Pain and Pain Management for Your Dog

by Dr. Dawn Burke

 

 

 

 

Pain is the experience of physical discomfort. The discomfort may stem from disease or from tissue damage caused by surgery or trauma. Pain is nature’s way of “putting on the brakes” to protect the body from further injury and encourage the rest needed for healing.

We know that by controlling pain, we promote faster healing and improve the quality of life. Uncontrolled pain slows healing, depresses the immune system and worsens the quality of life.

Dogs instinctively try to hide signs of pain. This goes back to their wild ancestry where showing signs of weakness could cause them to become a target for predators. This instinct doesn’t always serve our pets well, as we may not realize they are in pain and do something that inadvertently hurts them. They may respond with a growl or bite, trying to tell us it hurts and to leave them alone.

As the owner, you know your dog’s normal behavior. You need to be aware of changes in behavior that may indicate your dog is in pain. While crying and whimpering can be signs of anxiety or ways to get attention, it can also be a sign of pain. Your dog may withdraw from attention, become less active, pant more, tremble, show signs of anxiety or have a decreased appetite. If your dog’s behavior varies from normal and you think it may be caused by pain, have him examined by your veterinarian.

Pain management in dogs is very similar to managing pain in people. In cases of surgery or trauma, it may be necessary to restrict activity by leash walking or using a crate. Medications called NSAIDS (nonsteroidal anti-inflammatory drugs), like Rimadyl or Metacam for example, can help relieve inflammation and pain due to surgery, trauma or diseases like arthritis.

NEVER GIVE YOUR DOG OVER THE COUNTER MEDICATIONS WITHOUT FIRST CONSULTING YOUR VETERINARIAN! Human pain medications like ibuprofen can cause serious side effects in dogs. If in doubt, ask first!

If a dog cannot tolerate NSAIDs due to side effects or a medical condition, other medications such as Tramadol or Gabapentin may be used. In cases of severe pain, like patients with severe trauma or cancer, narcotic medications may be used. These drugs may cause sedation, but these signs usually lessen after a few days.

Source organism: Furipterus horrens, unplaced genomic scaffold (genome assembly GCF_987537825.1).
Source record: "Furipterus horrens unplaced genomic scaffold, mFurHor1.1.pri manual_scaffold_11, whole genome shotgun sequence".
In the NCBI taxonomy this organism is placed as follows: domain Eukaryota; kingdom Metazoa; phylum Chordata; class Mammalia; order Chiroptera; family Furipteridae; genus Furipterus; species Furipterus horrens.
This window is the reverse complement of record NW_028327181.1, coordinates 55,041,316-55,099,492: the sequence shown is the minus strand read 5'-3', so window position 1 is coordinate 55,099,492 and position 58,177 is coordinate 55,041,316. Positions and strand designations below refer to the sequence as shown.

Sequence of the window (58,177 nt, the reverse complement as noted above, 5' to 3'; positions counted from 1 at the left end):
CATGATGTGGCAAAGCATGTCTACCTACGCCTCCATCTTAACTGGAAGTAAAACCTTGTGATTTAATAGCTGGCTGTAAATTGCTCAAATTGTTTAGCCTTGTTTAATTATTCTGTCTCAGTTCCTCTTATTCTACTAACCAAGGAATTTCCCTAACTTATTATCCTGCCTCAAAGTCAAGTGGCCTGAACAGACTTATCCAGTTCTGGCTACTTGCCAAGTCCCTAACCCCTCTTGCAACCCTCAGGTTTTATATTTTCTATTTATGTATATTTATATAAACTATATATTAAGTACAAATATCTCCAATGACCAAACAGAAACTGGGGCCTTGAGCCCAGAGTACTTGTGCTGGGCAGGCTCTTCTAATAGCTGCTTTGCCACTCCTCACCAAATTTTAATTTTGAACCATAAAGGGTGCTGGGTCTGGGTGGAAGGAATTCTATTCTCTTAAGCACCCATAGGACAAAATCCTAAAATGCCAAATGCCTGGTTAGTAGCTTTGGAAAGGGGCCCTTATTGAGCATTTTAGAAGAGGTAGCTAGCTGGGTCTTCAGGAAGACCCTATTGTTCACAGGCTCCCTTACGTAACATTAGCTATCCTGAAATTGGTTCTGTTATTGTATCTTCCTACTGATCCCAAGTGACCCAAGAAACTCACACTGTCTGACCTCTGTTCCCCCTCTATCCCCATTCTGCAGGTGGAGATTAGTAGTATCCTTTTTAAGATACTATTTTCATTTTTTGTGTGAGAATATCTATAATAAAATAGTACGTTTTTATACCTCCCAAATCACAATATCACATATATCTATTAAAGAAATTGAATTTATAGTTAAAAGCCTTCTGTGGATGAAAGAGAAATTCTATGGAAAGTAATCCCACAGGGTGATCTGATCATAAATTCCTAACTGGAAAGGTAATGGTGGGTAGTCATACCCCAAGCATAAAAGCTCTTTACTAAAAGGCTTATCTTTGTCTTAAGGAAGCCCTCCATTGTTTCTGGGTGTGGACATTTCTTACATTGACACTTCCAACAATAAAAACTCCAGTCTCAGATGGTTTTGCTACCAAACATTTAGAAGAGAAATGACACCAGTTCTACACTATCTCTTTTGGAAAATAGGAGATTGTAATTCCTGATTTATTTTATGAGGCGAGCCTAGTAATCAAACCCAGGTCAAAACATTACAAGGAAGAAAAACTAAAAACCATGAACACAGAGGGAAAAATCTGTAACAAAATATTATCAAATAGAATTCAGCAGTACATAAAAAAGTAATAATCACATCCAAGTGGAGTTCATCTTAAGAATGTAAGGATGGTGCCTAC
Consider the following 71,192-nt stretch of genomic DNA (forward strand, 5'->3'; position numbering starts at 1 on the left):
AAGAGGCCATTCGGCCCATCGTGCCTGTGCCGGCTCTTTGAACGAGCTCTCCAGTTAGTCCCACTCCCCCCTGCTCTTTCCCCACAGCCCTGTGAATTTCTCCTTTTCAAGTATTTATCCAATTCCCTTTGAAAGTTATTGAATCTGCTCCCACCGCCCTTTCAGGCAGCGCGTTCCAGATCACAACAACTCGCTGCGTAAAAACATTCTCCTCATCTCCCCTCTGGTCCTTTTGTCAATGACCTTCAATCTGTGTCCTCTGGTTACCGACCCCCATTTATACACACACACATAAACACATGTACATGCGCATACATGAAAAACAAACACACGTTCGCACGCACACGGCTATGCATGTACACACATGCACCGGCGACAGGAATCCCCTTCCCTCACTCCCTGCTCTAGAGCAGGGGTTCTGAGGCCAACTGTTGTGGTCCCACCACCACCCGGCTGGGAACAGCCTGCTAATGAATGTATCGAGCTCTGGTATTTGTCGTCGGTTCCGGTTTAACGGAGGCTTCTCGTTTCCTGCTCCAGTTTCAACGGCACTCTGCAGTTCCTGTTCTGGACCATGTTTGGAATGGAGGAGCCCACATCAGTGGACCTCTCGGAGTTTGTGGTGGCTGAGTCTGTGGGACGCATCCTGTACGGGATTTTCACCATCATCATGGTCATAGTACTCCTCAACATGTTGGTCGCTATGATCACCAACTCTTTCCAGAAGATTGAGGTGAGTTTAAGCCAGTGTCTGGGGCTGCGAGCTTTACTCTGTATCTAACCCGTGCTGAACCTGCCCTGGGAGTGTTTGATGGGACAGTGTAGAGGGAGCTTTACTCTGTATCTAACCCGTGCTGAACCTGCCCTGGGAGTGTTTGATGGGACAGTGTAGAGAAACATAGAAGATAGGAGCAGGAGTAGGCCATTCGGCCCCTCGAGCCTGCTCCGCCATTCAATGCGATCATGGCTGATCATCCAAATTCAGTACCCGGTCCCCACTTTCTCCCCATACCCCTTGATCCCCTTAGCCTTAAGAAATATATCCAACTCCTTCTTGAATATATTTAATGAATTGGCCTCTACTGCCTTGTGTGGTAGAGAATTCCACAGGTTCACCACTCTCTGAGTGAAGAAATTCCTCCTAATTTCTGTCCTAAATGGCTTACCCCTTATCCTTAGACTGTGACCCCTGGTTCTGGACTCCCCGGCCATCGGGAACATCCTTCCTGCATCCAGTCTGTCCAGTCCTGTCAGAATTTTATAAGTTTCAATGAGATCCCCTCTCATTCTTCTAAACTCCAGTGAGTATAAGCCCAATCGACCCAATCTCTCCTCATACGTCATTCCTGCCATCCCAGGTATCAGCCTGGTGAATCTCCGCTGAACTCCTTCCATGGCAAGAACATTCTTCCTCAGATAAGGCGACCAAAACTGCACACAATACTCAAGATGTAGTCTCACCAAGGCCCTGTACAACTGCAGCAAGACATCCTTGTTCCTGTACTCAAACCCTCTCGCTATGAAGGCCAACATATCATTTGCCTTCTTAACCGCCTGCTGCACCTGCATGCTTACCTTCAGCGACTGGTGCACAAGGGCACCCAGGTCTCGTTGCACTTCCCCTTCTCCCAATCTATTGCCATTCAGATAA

Complementary and alternative therapies can also help alleviate pain. They are frequently used for controlling chronic pain in arthritis and neuromuscular problems. Examples are glucosamine and chondroitin, omega fatty acids, acupuncture, laser therapy and physical therapy. For arthritic dogs that are obese, a weight reduction program can greatly improve mobility and decrease pain.

Talk to your veterinarian about the potential side effects and possible adverse reactions that may be associated with any medications prescribed. Your veterinarian may recommend blood tests to evaluate your dog’s organ function prior to starting certain pain medications and to monitor organ function periodically while on the medication.

If you think your dog is in pain, see your veterinarian. After confirming the presence of pain and identifying the cause, you and your veterinarian can establish a plan to manage your dog’s pain, helping him live a longer, happier life.

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This information is made available to you by the efforts of YGRR volunteers. To join them in helping our homeless Goldens, please consider becoming a member or making a donation.

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Yankee Golden Retriever Rescue, Inc. is a non-profit 501(c)(3) organization founded in 1985.
Rescue and Adoption services for Golden Retrievers from the six New England states.
Address: P.O. Box 808, Hudson, MA 01749-0808
Hotline: 978-568-9700

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